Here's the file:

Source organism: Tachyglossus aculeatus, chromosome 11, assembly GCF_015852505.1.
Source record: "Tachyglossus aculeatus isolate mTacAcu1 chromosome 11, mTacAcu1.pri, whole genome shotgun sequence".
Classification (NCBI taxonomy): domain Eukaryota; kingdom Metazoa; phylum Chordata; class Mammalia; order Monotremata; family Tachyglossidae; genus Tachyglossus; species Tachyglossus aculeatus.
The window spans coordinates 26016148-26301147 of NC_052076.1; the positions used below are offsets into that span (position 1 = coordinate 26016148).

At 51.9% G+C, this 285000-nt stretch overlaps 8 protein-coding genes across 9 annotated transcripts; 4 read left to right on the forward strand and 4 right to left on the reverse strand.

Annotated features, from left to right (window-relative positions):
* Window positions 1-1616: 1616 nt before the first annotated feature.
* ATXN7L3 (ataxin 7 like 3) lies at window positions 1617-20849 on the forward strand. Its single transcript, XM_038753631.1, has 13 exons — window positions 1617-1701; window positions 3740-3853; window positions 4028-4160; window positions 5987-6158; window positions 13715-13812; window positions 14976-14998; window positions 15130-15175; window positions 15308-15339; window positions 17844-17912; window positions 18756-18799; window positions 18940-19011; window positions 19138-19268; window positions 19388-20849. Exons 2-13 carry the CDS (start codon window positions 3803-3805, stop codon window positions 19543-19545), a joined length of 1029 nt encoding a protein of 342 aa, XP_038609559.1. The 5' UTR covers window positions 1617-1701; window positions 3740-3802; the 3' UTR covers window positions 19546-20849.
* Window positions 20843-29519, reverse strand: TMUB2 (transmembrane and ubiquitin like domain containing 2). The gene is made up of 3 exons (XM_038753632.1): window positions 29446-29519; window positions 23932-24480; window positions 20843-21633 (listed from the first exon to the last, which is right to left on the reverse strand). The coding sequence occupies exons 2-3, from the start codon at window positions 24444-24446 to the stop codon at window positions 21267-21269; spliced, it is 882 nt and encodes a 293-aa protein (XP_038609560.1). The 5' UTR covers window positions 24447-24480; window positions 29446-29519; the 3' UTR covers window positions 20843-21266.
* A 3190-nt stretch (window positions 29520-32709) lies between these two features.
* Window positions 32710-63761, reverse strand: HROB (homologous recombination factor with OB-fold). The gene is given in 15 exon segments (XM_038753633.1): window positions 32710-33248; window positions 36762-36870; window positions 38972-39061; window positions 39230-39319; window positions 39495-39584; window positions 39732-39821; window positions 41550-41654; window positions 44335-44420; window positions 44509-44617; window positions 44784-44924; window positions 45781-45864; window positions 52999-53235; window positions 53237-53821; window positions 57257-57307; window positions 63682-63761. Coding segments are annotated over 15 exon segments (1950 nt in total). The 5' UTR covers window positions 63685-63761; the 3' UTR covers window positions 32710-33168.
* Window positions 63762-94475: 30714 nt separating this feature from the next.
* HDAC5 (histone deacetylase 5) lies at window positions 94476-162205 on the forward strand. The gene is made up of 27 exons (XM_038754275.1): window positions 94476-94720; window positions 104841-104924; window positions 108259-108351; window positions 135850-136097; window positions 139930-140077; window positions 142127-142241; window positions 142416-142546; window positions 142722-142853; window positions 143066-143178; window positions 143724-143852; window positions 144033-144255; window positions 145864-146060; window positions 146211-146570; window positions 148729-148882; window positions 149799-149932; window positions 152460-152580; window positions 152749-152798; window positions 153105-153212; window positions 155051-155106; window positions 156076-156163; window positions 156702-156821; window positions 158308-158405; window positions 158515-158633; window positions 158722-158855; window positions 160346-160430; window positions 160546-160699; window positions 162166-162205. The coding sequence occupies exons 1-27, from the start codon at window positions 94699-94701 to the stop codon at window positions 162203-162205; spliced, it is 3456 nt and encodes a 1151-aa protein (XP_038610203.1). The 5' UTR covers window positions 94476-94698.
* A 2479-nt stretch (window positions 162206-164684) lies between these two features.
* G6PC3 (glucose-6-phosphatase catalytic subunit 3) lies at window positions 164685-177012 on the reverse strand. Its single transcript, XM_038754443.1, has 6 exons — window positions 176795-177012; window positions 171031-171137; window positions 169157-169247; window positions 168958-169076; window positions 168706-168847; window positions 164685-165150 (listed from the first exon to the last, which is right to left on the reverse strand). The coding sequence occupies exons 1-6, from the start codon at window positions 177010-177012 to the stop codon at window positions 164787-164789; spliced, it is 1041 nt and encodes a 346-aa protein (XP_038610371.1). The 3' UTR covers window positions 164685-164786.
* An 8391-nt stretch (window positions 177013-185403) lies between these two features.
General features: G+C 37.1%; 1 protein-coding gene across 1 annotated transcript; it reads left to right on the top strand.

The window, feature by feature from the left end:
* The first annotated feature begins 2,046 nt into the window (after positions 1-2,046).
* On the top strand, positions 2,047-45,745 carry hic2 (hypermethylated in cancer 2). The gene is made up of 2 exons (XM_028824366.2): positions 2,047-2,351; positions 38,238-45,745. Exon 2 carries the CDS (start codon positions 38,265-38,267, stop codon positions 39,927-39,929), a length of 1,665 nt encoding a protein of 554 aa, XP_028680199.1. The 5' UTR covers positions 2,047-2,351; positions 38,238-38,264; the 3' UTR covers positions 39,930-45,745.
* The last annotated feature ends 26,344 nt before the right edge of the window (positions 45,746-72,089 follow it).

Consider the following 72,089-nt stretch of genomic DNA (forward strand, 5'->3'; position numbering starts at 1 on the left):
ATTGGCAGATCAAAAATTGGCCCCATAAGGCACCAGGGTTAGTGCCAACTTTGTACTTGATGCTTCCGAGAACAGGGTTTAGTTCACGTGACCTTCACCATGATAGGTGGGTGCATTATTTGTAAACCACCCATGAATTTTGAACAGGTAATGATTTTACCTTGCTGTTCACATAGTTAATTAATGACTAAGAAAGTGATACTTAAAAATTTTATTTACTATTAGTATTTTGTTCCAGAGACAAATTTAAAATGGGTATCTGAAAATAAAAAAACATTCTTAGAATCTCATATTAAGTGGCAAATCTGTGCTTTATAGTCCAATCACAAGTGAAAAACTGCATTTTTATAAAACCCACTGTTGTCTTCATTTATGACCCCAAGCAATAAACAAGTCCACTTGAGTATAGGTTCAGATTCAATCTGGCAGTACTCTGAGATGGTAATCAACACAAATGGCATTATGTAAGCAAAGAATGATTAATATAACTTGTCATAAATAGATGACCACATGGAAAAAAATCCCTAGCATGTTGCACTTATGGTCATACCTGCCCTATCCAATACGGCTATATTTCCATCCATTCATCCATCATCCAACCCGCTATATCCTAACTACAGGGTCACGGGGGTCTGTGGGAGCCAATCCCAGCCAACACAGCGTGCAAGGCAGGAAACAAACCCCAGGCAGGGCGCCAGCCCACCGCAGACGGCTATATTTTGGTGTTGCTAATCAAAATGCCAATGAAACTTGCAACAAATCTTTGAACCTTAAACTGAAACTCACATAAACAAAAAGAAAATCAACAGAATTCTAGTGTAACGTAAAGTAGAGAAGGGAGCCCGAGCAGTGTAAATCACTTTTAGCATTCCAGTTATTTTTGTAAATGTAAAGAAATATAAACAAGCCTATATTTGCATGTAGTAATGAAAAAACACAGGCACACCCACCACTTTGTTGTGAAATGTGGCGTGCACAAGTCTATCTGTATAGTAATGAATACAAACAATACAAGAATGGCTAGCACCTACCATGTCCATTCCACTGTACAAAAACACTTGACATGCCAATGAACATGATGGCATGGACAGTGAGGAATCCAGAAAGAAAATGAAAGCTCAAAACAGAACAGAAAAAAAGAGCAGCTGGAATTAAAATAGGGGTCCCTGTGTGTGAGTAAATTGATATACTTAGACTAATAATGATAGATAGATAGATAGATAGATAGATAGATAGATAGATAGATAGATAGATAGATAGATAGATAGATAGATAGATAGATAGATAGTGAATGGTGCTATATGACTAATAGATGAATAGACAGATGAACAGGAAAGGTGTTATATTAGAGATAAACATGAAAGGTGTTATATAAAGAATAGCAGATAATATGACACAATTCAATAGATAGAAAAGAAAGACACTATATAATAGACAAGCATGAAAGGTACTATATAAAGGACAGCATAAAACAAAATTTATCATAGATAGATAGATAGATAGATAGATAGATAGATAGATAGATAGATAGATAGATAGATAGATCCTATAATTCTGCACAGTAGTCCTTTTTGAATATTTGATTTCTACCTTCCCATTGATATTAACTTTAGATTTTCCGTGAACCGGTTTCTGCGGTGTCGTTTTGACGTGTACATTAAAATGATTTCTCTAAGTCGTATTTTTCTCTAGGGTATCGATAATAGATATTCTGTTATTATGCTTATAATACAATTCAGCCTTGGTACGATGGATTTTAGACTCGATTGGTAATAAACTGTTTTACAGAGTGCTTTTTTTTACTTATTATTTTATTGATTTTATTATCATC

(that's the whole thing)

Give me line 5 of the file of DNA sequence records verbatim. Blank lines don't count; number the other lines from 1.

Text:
At 51.9% G+C, this 285000-nt stretch overlaps 8 protein-coding genes across 9 annotated transcripts; 4 read left to right on the forward strand and 4 right to left on the reverse strand.